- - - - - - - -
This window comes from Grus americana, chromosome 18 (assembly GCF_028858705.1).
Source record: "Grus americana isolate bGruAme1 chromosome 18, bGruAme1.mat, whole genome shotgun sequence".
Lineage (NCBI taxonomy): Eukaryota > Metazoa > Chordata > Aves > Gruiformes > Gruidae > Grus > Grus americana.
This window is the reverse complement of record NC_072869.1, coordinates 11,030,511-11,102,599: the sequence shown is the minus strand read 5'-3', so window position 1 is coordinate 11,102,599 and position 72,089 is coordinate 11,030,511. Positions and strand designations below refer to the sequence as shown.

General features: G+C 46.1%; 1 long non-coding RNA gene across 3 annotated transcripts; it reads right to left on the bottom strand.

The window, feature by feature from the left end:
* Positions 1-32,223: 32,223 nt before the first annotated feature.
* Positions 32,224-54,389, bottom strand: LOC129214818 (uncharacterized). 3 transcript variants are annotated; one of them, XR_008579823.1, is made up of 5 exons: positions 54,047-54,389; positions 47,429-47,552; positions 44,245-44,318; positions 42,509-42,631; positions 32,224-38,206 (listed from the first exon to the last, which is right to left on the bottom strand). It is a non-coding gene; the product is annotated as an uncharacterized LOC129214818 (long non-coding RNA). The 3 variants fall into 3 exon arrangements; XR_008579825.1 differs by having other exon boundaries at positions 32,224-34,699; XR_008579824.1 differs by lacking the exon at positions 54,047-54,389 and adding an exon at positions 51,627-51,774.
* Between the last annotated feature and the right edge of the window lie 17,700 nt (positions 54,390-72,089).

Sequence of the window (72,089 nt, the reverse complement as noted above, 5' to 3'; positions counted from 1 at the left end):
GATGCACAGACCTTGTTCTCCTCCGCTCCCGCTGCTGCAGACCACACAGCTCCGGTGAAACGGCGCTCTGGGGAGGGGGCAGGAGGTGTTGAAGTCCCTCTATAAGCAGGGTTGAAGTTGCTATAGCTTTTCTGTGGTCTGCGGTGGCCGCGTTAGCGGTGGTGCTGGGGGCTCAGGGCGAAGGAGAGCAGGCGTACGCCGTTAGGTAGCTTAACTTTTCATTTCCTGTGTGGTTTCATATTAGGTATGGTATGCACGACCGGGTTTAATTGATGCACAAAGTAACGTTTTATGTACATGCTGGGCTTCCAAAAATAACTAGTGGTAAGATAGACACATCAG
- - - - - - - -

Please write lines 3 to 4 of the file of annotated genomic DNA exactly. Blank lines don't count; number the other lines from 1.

Lineage (NCBI taxonomy): Eukaryota > Metazoa > Chordata > Aves > Gruiformes > Gruidae > Grus > Grus americana.
This window is the reverse complement of record NC_072869.1, coordinates 11,030,511-11,102,599: the sequence shown is the minus strand read 5'-3', so window position 1 is coordinate 11,102,599 and position 72,089 is coordinate 11,030,511. Positions and strand designations below refer to the sequence as shown.